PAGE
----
Flint is the canary in the minefield that lies at the heart of urban America. Old water systems, lead pipes, aging infrastructures are everywhere. Cooper and Aronson lay out an extreme series of events concisely, include first-hand accounts from the people involved and pack the book with quotations and documentation. It is impossible not to finish reading the book and not be both outraged and infuriated. Do not miss this important and wonderfully crafted book. It is a critical warning to wake up and smell the coffee—and to seriously question what is in the water used in that coffee.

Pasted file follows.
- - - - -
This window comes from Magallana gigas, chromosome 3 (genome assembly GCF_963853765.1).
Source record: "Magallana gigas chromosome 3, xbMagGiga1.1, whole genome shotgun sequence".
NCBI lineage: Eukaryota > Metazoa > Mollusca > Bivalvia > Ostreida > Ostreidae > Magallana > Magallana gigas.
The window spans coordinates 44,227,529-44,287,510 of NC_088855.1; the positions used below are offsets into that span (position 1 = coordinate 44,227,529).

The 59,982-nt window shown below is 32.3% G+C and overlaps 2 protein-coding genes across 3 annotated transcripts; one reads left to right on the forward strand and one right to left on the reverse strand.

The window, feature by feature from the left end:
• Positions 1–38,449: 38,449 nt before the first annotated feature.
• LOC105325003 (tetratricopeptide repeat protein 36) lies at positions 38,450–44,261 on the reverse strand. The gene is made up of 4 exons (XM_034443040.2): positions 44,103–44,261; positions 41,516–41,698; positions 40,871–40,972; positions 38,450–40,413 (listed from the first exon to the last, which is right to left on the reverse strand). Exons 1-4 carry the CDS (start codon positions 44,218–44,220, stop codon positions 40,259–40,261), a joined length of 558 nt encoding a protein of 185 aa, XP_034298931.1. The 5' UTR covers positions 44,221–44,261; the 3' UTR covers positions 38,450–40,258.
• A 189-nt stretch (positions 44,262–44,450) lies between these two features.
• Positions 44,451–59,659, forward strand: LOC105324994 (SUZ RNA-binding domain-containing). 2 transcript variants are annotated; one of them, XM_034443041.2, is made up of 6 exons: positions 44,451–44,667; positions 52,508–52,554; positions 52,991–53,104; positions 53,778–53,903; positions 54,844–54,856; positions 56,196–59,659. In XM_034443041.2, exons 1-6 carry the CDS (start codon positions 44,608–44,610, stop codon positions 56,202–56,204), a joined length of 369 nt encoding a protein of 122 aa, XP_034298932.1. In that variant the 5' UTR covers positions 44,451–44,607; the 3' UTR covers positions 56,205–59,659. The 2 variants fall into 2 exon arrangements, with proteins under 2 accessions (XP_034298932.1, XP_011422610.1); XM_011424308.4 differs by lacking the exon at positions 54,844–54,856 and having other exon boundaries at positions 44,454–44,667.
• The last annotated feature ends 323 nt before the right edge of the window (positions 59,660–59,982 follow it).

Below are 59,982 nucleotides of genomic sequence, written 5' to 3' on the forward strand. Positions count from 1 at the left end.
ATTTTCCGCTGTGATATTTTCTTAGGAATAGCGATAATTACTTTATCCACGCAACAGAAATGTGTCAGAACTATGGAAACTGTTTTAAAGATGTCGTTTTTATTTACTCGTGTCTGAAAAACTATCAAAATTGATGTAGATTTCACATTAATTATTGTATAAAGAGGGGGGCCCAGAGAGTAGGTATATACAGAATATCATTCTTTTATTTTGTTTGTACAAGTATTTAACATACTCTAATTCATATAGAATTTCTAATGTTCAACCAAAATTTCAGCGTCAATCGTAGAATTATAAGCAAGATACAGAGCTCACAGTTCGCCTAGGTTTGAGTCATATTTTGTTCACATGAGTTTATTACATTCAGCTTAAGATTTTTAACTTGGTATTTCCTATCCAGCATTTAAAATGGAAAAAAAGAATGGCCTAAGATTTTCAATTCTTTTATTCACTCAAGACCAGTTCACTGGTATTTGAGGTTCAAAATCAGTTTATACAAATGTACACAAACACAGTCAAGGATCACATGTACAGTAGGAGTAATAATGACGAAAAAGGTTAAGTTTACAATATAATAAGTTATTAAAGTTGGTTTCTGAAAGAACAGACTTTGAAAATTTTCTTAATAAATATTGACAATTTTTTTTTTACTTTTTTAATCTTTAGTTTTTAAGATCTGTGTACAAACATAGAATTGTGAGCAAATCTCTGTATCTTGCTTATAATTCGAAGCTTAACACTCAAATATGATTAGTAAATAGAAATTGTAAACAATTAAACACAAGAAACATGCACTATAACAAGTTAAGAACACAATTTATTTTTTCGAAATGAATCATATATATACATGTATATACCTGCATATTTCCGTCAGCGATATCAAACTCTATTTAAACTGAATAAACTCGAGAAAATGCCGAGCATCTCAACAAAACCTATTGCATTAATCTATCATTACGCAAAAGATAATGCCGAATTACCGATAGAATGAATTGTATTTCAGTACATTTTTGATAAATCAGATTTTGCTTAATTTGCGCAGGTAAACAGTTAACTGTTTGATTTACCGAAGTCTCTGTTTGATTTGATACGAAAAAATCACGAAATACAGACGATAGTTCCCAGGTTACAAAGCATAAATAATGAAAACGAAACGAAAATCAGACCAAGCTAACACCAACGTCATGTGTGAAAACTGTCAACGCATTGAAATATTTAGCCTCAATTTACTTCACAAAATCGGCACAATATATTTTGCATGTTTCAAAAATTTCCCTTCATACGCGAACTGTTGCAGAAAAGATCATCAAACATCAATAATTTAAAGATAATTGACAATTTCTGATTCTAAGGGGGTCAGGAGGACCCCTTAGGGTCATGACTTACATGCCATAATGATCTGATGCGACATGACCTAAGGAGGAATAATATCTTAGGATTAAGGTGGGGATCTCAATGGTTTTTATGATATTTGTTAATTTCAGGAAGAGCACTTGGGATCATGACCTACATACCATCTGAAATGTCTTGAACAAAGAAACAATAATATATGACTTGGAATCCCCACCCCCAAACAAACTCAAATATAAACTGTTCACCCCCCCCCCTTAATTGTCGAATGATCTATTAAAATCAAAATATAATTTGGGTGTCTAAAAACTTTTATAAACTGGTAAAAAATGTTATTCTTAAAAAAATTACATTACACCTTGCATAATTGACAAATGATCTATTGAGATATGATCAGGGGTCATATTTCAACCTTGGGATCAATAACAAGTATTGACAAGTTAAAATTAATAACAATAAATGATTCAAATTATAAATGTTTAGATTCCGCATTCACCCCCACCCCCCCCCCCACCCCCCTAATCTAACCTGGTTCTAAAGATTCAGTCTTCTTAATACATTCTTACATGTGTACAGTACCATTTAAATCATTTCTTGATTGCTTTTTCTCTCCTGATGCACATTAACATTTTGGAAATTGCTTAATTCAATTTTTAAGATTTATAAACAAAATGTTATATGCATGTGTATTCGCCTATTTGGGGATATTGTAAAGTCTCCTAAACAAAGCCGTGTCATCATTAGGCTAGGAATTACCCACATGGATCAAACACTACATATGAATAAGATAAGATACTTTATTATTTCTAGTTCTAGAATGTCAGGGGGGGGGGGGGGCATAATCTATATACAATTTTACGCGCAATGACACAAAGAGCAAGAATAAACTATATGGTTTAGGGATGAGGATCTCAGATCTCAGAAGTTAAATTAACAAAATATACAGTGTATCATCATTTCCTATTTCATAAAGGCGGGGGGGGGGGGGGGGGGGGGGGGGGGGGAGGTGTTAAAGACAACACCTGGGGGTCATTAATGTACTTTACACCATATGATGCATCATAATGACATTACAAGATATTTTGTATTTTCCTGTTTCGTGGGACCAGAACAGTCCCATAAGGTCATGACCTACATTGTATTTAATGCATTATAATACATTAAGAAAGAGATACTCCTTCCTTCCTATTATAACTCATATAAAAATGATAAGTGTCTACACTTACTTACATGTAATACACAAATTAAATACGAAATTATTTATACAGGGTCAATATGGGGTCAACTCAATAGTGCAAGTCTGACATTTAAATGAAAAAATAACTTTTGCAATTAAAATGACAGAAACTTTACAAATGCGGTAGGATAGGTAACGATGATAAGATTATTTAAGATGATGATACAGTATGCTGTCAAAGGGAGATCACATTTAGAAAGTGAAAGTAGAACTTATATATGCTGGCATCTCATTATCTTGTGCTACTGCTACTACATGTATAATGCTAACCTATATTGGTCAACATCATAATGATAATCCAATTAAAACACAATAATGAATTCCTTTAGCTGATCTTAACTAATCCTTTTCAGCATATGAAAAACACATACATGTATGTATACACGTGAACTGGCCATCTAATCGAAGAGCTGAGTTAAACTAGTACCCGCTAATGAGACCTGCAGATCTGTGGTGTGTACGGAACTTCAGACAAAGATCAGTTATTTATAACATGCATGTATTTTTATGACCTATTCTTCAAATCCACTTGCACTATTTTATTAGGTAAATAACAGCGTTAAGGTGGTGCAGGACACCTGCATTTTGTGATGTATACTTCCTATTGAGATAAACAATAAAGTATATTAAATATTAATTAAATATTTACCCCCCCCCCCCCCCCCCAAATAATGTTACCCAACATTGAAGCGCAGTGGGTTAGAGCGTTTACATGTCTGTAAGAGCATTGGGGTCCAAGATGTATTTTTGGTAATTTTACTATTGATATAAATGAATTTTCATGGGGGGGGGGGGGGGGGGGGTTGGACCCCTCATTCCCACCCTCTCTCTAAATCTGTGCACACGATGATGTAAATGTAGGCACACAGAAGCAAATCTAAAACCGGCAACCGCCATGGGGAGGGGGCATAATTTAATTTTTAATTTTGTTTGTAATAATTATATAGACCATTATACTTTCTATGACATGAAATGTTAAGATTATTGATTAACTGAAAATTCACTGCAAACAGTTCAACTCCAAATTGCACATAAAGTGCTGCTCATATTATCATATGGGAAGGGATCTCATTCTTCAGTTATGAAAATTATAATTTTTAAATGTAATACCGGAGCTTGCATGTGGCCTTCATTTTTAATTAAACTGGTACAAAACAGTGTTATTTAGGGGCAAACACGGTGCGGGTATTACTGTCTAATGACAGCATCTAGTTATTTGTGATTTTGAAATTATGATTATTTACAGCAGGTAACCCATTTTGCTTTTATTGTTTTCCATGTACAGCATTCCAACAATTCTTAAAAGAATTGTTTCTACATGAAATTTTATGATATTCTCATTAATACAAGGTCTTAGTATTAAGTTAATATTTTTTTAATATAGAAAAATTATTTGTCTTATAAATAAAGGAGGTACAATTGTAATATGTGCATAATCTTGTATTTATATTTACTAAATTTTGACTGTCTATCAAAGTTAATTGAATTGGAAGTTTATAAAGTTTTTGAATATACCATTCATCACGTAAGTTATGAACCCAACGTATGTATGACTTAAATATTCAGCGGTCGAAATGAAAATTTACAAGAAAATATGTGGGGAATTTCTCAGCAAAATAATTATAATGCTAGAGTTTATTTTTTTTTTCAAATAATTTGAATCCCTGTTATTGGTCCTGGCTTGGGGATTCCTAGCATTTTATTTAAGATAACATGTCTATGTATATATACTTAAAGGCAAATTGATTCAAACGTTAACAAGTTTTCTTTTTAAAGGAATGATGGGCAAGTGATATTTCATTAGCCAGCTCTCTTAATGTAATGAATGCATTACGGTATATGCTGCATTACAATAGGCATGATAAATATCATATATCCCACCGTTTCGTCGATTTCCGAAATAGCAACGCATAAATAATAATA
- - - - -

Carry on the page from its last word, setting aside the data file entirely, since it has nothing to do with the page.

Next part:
Cindy: This will be the book that I will be talking about all year and handing to everyone I know. We live in the state where this tragedy unfolded so when we caught up with Marc at our state’s school library conference Lynn suggested this topic as an important subject for a future teen nonfiction book. I agreed and am so glad that he and Candy Cooper made it happen. My husband works in wastewater treatment and as the news unfolded he updated me with his rants about what was going on and how wrong it was.  I listened and I had a cursory idea of what was going on, but reading Cooper and Aronson’s book was a whole new experience. I couldn’t turn the pages fast enough even though I knew the trajectory of the crisis. The book is packed with quotable lines from those who were poisoned, those who poisoned them, and those who didn’t think it was important. ” Perhaps this quote from a Michigan Department of Health and Human Services nurse to a parent whose young child had lead poisoning from the Flint River water sums up the official response to the water crisis: